Posted: Friday 6th February 2015
The terrible events in Paris recently and the reports of mass atrocities in Africa show beyond all doubt that the civilised world continues to be under threat from a growing brand of extremism.
Our nation has come through wars and conflict in the past, but the enemy we are now up against operates in a totally different way. Today’s terrorists are already here, and the police and security services are taking all the steps they can to review our security strategies to protect the public.
Those who commit these terrorist acts here and abroad do not represent Islam and nobody should be fooled into thinking they do. Their distorted views of this peaceful religion are just as abhorrent to the vast majority of Muslims as they are to the rest of us.
The events of 9/11 in the USA, the 7/7 London bombings and the Paris shootings have emphasised the need for intelligence, and demonstrated that policing is not just about boots on the ground. If a terrorist cell wants to commit atrocities the likelihood is they will. The only way we can stop them before it’s too late is by gathering information, looking for the signs of suspicious activities, being aware of anything unusual and most importantly, reporting it.
Security and safety is everyone’s business, and the public have their part to play, together we are an army of eyes and ears. You may think this level of security is only carried out by the likes of MI5 and GCHQ, but in every police force up and down the country intelligence units are at work every day monitoring suspicious behaviour, trawling online sites and forums, including the so-called ‘dark web’. These police officers and staff are not walking the beat, you may never see them, but they are there, playing a vital role to gather intelligence on who may be planning to commit this type of crime. A nationwide strategy called Prevent aims to counter terrorism and identify those individuals who are at risk of being drawn into extremism, but it would not work without information from the public.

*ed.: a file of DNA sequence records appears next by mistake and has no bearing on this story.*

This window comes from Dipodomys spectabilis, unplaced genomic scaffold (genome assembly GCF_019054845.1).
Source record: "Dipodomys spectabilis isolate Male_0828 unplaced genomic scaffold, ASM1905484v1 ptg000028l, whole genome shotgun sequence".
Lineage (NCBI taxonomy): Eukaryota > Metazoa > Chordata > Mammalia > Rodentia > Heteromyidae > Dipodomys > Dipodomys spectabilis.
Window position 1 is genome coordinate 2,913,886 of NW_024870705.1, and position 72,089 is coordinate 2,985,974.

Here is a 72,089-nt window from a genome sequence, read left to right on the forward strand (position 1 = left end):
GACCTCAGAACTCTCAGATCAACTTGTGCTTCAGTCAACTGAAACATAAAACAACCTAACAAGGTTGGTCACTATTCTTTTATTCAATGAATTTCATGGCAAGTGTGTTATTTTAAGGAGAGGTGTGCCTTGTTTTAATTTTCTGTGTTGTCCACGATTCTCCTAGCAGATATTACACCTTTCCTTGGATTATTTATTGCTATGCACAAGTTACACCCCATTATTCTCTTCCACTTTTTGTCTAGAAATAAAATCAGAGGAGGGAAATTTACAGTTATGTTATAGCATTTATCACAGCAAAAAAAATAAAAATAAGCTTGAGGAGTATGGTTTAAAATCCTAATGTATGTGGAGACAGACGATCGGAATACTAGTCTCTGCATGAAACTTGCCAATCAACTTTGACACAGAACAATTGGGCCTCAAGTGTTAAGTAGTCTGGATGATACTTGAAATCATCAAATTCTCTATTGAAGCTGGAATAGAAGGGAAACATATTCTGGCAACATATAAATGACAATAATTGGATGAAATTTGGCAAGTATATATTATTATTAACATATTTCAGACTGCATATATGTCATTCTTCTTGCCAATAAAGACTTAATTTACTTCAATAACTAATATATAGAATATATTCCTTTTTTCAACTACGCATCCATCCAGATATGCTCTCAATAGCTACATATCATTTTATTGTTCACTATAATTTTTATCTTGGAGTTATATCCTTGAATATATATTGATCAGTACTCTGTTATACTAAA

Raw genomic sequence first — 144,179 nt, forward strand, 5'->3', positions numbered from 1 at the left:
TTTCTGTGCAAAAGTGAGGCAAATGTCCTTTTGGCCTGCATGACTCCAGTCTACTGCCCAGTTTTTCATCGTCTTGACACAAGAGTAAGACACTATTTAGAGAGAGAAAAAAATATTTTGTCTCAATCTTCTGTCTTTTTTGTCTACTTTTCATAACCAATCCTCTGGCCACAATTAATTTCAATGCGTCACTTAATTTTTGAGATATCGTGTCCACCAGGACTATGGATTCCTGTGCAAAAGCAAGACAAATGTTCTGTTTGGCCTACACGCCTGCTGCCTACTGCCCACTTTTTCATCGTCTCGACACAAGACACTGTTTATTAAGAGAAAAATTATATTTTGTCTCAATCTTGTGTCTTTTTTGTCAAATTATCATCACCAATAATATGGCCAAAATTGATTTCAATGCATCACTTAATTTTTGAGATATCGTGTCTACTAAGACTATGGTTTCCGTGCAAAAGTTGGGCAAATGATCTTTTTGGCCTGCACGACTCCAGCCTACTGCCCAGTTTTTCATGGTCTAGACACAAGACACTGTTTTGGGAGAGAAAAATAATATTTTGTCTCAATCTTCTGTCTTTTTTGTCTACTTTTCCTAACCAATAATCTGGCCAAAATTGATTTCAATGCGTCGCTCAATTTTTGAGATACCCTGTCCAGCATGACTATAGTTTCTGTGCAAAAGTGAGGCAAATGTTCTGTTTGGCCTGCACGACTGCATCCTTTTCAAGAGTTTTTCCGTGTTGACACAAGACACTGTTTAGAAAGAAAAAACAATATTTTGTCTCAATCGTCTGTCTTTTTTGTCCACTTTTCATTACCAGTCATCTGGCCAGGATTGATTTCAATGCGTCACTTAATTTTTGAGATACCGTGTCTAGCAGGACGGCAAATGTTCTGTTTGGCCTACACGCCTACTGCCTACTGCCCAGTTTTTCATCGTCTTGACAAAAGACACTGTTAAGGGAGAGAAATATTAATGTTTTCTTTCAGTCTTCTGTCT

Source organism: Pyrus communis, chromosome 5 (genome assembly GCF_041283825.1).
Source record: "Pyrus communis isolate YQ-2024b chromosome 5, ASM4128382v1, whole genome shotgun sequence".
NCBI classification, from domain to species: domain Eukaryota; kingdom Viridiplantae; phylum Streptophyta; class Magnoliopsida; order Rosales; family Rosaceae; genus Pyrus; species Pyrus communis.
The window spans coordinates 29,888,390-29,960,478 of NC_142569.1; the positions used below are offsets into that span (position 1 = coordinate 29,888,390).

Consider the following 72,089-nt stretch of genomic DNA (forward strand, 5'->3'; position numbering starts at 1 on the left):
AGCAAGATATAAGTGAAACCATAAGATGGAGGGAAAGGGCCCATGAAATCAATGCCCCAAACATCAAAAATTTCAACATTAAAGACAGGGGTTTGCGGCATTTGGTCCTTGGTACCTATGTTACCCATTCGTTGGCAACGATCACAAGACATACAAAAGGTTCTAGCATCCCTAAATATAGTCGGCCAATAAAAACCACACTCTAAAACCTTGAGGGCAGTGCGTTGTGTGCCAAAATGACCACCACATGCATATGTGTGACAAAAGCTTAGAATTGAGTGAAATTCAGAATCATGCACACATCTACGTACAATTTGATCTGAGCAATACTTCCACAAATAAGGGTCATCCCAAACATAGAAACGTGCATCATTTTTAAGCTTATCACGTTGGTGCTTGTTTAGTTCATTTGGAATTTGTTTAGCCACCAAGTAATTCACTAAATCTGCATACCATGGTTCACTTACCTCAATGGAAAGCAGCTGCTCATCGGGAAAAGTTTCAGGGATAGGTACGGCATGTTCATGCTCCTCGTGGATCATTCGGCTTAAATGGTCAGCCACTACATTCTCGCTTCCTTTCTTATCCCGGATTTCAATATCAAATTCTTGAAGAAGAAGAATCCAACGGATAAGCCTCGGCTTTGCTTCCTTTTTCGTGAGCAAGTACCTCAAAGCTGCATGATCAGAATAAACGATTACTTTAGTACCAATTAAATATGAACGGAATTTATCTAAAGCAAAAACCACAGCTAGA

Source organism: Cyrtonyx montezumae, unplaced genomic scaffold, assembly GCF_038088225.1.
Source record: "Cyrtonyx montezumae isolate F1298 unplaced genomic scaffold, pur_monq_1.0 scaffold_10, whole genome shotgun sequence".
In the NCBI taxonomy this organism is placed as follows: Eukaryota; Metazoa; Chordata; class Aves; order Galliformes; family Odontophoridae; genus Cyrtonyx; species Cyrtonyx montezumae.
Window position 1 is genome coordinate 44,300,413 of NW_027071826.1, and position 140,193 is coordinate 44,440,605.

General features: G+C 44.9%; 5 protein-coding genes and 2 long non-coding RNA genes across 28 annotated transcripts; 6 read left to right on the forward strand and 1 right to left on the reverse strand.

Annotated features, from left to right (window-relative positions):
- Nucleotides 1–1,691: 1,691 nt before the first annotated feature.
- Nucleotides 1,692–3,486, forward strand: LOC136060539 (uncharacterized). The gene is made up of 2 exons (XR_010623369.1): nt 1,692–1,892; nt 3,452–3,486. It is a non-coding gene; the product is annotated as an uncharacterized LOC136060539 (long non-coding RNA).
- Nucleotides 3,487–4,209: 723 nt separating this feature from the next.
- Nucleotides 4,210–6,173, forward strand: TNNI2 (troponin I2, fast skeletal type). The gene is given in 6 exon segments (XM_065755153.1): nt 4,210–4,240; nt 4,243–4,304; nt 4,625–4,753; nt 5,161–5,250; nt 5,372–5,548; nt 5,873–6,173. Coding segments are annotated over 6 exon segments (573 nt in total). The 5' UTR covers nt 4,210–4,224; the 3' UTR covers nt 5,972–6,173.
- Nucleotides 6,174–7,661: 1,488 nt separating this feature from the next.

The police fully understand that people may be reluctant to tell them about suspicious activity or behaviour because they think it‘s not important, but small things that seem out of place can be useful as part of a bigger investigation, just one piece of information could be crucial in disrupting terrorist activity. Any information can be reported to the police by calling 101 and you are not wasting anyone’s time by saying ‘It’s probably nothing but I think you should know…’.
It’s important to remember such incidents are rare and like our predecessors in the war, we should keep calm and carry on, but always be vigilant.